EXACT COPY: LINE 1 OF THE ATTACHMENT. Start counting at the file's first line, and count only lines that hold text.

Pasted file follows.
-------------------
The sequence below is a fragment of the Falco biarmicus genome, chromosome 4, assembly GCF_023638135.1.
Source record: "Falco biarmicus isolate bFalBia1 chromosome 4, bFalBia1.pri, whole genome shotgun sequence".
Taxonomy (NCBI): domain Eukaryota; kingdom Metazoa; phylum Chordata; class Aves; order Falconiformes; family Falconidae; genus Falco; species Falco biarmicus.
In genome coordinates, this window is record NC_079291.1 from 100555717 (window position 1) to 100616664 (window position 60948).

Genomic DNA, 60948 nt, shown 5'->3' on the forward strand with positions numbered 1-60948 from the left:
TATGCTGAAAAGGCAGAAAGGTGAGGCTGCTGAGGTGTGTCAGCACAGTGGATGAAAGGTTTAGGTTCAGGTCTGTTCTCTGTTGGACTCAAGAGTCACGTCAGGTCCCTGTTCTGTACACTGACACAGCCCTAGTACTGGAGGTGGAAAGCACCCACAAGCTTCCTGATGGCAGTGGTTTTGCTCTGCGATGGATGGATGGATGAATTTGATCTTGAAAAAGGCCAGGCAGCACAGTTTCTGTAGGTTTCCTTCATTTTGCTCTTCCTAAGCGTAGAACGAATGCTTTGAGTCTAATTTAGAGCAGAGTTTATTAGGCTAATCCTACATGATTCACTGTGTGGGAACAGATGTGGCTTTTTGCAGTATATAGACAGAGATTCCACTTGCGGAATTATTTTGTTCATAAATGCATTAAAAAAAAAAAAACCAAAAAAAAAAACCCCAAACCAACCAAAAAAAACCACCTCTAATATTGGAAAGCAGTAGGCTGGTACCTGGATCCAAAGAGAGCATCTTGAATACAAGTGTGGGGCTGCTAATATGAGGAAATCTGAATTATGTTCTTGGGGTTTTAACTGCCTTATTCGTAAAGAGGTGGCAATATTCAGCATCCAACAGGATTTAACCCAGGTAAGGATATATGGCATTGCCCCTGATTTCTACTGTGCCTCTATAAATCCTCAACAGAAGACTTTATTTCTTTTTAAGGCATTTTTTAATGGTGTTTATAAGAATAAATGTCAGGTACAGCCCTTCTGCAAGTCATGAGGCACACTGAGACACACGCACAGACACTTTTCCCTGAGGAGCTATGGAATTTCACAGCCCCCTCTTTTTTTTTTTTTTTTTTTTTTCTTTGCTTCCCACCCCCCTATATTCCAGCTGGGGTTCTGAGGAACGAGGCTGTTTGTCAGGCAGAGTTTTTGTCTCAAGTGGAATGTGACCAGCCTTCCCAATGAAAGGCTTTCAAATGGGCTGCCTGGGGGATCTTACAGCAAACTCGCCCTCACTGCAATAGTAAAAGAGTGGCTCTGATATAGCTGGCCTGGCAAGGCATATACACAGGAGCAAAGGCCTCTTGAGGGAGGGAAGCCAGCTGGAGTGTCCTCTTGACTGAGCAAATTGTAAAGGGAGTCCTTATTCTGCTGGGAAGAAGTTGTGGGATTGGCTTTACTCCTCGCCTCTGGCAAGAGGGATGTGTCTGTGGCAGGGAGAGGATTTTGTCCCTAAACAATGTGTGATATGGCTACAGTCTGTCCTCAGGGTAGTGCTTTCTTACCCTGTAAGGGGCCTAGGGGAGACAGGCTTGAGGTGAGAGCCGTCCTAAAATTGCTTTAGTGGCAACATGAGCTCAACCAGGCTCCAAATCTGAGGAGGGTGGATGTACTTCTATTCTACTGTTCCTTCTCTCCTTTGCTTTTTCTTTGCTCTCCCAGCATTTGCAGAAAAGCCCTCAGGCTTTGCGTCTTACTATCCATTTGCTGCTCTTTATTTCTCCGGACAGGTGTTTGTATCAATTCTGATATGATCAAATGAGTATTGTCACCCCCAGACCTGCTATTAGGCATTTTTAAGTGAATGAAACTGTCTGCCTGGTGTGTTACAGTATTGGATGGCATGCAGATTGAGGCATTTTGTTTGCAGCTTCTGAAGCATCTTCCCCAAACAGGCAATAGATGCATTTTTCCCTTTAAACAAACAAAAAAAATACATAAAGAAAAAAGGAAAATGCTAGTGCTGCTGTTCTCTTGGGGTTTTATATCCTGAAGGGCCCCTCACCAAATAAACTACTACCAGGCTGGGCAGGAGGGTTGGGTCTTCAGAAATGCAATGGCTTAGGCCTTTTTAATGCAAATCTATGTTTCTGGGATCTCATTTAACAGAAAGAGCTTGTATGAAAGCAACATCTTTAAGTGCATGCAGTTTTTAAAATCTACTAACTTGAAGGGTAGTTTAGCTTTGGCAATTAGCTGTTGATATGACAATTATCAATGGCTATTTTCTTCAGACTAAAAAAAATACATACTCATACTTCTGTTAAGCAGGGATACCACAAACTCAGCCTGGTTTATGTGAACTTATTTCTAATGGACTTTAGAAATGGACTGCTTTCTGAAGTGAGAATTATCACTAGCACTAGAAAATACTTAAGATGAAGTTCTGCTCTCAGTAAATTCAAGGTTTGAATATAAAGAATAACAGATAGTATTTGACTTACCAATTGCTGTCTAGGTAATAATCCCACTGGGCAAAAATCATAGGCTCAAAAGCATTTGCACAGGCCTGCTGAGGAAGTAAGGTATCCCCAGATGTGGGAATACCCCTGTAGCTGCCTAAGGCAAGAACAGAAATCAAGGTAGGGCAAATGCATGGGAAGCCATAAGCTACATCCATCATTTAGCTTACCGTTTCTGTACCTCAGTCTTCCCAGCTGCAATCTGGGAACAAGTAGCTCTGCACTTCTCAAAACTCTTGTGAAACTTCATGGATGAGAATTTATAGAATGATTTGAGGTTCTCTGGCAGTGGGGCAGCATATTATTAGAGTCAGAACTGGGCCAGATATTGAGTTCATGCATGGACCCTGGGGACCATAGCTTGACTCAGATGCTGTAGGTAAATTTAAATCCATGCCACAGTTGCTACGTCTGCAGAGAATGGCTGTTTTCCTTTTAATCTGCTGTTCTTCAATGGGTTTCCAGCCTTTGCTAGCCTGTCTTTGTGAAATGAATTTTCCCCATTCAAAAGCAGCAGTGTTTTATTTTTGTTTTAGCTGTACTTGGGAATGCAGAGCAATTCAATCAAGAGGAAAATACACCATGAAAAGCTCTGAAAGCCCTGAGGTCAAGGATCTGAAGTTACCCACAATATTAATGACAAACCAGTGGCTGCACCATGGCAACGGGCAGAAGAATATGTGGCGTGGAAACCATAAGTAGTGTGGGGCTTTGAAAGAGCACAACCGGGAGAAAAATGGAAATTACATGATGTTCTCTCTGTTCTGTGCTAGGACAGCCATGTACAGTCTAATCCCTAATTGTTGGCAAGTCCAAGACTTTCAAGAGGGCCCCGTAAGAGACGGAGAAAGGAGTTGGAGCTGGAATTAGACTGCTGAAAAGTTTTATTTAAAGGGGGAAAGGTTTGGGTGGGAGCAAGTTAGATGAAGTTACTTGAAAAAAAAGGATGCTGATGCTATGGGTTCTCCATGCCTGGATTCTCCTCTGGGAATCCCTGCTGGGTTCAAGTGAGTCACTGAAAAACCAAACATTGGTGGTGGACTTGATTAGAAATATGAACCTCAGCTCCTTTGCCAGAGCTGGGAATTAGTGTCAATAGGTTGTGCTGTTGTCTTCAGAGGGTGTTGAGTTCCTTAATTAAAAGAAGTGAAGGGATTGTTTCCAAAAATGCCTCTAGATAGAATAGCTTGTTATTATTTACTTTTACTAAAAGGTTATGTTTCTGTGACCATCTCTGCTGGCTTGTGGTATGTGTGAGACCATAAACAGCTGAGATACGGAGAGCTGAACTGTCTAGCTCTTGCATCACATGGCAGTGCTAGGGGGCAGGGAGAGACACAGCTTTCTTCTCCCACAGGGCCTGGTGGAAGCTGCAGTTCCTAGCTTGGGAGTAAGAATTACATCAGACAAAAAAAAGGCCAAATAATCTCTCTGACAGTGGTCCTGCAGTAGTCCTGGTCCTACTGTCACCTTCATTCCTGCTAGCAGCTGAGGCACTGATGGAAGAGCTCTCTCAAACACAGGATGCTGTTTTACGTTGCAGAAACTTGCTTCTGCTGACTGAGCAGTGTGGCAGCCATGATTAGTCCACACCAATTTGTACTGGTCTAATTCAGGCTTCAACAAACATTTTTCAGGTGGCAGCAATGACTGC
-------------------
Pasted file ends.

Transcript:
The sequence below is a fragment of the Falco biarmicus genome, chromosome 4, assembly GCF_023638135.1.